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Illustration: Sarah Grillo/Axios

When Jeffrey Epstein was barred from donating money to MIT, a university development officer suggested that "the Leon Black route" be used instead. As I reported back in September, Epstein engineered donations to MIT from Black, the chairman and CEO of private equity giant Apollo. Now it looks like he did something very similar at Harvard.

Driving the news: Harvard's official report on its Epstein connections has now been published, showing how professor Martin Nowak was funded after Epstein was convicted of sex crimes in 2008.

  • Background: Nowak's Program for Evolutionary Dynamics "was established in 2003 by Harvard University President Lawrence H. Summers following an imaginative proposal by Jeffrey Epstein." That's according to the first version of the center's website.

Barred from donating to the university after his conviction, Epstein remained very close to Nowak.

  • When Nowak needed more money after Epstein's initial $6.5 million ran out, the pedophile financier introduced him to Black.
  • Black had no pre-existing relationship with Nowak but ended up providing $7 million in unrestricted gifts to allow the professor to keep paying rent on his research space in Brattle Square.
  • After those checks cleared, Epstein maintained an office in the research quarters that Black's money paid for. According to the report, "it is likely that he visited PED's offices more than 40 times between 2010 and 2018, including visits as recently as October 2018."
  • The report adds: "Epstein was routinely accompanied on these visits by young women, described as being in their 20s, who acted as his assistants."

Black confirms to Axios via a spokesperson that he was introduced to Nowak by Epstein, and says that the funds he gave to Nowak were not "provided by Mr. Epstein."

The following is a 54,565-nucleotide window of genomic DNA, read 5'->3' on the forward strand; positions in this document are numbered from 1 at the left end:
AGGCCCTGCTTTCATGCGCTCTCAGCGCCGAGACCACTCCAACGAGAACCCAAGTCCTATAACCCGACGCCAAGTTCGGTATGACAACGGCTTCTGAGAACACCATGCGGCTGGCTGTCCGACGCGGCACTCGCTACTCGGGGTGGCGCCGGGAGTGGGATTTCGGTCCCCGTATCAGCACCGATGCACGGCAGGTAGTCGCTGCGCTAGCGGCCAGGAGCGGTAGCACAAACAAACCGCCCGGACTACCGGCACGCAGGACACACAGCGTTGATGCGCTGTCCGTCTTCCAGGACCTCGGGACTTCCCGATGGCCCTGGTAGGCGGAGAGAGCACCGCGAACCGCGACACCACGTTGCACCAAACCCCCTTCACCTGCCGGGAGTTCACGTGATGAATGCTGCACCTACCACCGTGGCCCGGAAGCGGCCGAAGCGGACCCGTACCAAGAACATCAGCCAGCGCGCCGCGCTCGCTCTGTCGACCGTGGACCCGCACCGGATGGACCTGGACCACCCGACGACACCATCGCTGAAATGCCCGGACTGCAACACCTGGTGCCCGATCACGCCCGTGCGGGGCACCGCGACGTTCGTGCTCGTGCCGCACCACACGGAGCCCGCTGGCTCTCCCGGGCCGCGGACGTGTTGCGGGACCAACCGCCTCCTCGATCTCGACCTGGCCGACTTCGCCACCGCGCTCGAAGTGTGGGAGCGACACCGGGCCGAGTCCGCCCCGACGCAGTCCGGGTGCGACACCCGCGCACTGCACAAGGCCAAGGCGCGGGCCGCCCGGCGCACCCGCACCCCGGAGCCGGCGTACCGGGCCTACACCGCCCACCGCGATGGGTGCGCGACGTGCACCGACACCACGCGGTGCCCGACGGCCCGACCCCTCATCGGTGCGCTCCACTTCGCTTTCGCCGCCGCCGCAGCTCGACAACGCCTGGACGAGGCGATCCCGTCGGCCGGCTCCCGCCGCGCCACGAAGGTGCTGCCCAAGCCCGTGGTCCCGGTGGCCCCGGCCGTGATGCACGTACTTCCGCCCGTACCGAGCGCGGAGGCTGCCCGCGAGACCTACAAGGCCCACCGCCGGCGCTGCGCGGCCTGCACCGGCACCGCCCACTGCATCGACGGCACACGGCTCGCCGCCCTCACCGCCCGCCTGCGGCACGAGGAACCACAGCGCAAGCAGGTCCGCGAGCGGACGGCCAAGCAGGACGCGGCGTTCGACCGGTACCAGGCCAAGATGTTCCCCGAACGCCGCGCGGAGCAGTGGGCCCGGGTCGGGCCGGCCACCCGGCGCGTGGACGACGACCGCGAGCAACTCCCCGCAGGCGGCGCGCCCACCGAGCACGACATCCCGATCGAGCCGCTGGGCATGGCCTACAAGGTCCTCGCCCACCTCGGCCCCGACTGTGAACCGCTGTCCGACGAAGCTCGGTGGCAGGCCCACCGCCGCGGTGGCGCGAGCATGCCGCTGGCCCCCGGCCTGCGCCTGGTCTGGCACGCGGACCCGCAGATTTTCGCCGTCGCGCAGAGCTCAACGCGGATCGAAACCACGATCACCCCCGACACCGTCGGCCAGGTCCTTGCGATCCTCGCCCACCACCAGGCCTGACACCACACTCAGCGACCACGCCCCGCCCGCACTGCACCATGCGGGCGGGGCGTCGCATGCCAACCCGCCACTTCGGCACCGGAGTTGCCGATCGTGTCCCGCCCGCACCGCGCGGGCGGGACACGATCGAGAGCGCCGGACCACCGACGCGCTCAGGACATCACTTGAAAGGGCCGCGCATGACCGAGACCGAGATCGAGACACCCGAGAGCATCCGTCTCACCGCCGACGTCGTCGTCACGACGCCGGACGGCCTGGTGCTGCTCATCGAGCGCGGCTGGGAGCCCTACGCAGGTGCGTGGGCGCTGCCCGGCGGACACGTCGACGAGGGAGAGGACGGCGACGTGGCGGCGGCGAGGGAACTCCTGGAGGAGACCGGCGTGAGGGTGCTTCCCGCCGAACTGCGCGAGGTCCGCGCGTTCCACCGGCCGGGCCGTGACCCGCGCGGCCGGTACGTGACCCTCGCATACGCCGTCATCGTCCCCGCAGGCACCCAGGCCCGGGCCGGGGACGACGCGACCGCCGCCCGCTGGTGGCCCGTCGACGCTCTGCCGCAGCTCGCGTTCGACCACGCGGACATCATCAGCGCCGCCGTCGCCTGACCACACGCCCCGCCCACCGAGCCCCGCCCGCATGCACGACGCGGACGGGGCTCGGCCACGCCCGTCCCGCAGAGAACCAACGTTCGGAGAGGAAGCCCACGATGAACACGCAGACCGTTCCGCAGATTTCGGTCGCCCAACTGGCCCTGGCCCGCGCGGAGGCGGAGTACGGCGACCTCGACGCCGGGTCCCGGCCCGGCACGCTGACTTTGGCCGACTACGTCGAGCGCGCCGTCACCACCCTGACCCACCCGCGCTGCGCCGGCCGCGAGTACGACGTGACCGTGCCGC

The bottom line: At MIT, Black was viewed as a donor who owed Epstein favors, and who could be relied on to provide cash at Epstein's behest. Black has an MBA from Harvard, making donations to his alma mater look slightly less suspicious. But they do seem to follow the same pattern.

Go deeper: How Jeffrey Epstein supported Harvard after his conviction

Go deeper

Updated 5 hours ago - Politics & Policy

Omicron dashboard

Illustration: Brendan Lynch/Axios

  1. Health: Pfizer and Moderna boosters overwhelmingly prevent Omicron hospitalizations, CDC finds — Omicron pushes COVID deaths toward 2,000 per day — The pandemic-proof health care giant.
  2. Vaccines: The case for Operation Warp Speed 2.0 — Starbucks drops worker vaccine or test requirement after SCOTUS ruling — Kids' COVID vaccination rates are particularly low in rural America.
  3. Politics: Biden concedes U.S. should have done more testing — Arizona says it "will not be intimidated" by Biden on anti-mask school policies — Federal judge blocks Biden's vaccine mandate for federal workers.
  4. World: American Airlines flight to London forced to turn around over mask dispute — WHO: COVID health emergency could end this year — Greece imposes vaccine mandate for people 60 and older — Austria approves COVID vaccine mandate for adults.
  5. Variant tracker

Arizona governor sues Biden administration over COVID funds tied to mandates

A teacher prepares a hallway barrier to help students maintain social distancing at John B. Wright Elementary School in Tucson, Arizona, on Aug. 14, 2020. Photo: Cheney Orr/Bloomberg via Getty Images

Arizona Gov. Doug Ducey (R) filed a lawsuit Friday against the Biden administration for ordering the state to stop allocating federal COVID relief funds to schools that don't comply with public health recommendations such as masking, the Arizona Republic reports.

Why it matters: The Treasury Department said last week that the state would have to pay back the money if Ducey does not redesignate the $173 million programs to ensure they don't "undermine efforts to stop the spread of COVID-19."

Federal judge blocks Biden's vaccine mandate for federal workers

President Biden speaking from Eisenhower Executive Office Building on Jan. 21. Photo: Yuri Gripas/Abaca/Bloomberg via Getty Images

A federal judge in Texas blocked the Biden administration from enforcing its coronavirus vaccine mandate for federal workers on Friday, citing the outcome of last week's Supreme Court ruling that nullified the administration's vaccine-or-test requirement for large employers.

Why it matters: It's a blow to President Biden's efforts to increase the U.S.' vaccination rates, though much of the federal workforce has already been vaccinated against the virus.